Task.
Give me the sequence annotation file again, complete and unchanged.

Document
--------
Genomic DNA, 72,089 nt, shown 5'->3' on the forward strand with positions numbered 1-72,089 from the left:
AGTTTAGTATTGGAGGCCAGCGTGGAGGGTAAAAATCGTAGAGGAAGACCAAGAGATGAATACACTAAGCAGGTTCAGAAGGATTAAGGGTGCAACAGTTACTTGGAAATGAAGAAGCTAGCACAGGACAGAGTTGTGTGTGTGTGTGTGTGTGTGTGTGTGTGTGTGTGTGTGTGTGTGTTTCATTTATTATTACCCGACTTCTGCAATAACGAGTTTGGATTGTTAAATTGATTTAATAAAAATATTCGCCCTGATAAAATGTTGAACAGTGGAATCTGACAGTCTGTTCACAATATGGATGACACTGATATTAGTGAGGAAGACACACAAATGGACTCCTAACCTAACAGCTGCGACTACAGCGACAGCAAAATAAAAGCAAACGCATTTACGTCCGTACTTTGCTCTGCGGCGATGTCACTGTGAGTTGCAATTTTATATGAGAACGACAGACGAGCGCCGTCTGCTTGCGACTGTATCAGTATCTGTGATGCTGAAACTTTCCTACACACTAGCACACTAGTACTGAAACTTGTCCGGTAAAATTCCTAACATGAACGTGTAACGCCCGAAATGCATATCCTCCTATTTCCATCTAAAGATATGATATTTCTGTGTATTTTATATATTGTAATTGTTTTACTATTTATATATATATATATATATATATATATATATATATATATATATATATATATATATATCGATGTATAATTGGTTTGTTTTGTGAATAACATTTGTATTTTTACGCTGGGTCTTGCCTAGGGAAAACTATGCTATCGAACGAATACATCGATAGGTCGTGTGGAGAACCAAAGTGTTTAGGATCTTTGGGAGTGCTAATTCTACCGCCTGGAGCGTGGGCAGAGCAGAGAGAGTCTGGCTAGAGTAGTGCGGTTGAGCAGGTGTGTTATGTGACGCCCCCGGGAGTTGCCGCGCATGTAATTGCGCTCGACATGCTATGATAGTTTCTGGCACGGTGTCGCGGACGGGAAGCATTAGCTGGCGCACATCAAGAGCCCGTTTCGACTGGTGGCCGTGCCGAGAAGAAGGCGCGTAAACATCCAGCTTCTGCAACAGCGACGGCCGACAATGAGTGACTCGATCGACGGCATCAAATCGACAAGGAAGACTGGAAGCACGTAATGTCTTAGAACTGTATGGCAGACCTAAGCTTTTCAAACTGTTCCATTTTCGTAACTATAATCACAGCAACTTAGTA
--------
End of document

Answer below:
Genomic DNA, 72,089 nt, shown 5'->3' on the forward strand with positions numbered 1-72,089 from the left:
AGTTTAGTATTGGAGGCCAGCGTGGAGGGTAAAAATCGTAGAGGAAGACCAAGAGATGAATACACTAAGCAGGTTCAGAAGGATTAAGGGTGCAACAGTTACTTGGAAATGAAGAAGCTAGCACAGGACAGAGTTGTGTGTGTGTGTGTGTGTGTGTGTGTGTGTGTGTGTGTGTGTGTGTTTCATTTATTATTACCCGACTTCTGCAATAACGAGTTTGGATTGTTAAATTGATTTAATAAAAATATTCGCCCTGATAAAATGTTGAACAGTGGAATCTGACAGTCTGTTCACAATATGGATGACACTGATATTAGTGAGGAAGACACACAAATGGACTCCTAACCTAACAGCTGCGACTACAGCGACAGCAAAATAAAAGCAAACGCATTTACGTCCGTACTTTGCTCTGCGGCGATGTCACTGTGAGTTGCAATTTTATATGAGAACGACAGACGAGCGCCGTCTGCTTGCGACTGTATCAGTATCTGTGATGCTGAAACTTTCCTACACACTAGCACACTAGTACTGAAACTTGTCCGGTAAAATTCCTAACATGAACGTGTAACGCCCGAAATGCATATCCTCCTATTTCCATCTAAAGATATGATATTTCTGTGTATTTTATATATTGTAATTGTTTTACTATTTATATATATATATATATATATATATATATATATATATATATATATATATATATATATCGATGTATAATTGGTTTGTTTTGTGAATAACATTTGTATTTTTACGCTGGGTCTTGCCTAGGGAAAACTATGCTATCGAACGAATACATCGATAGGTCGTGTGGAGAACCAAAGTGTTTAGGATCTTTGGGAGTGCTAATTCTACCGCCTGGAGCGTGGGCAGAGCAGAGAGAGTCTGGCTAGAGTAGTGCGGTTGAGCAGGTGTGTTATGTGACGCCCCCGGGAGTTGCCGCGCATGTAATTGCGCTCGACATGCTATGATAGTTTCTGGCACGGTGTCGCGGACGGGAAGCATTAGCTGGCGCACATCAAGAGCCCGTTTCGACTGGTGGCCGTGCCGAGAAGAAGGCGCGTAAACATCCAGCTTCTGCAACAGCGACGGCCGACAATGAGTGACTCGATCGACGGCATCAAATCGACAAGGAAGACTGGAAGCACGTAATGTCTTAGAACTGTATGGCAGACCTAAGCTTTTCAAACTGTTCCATTTTCGTAACTATAATCACAGCAACTTAGTA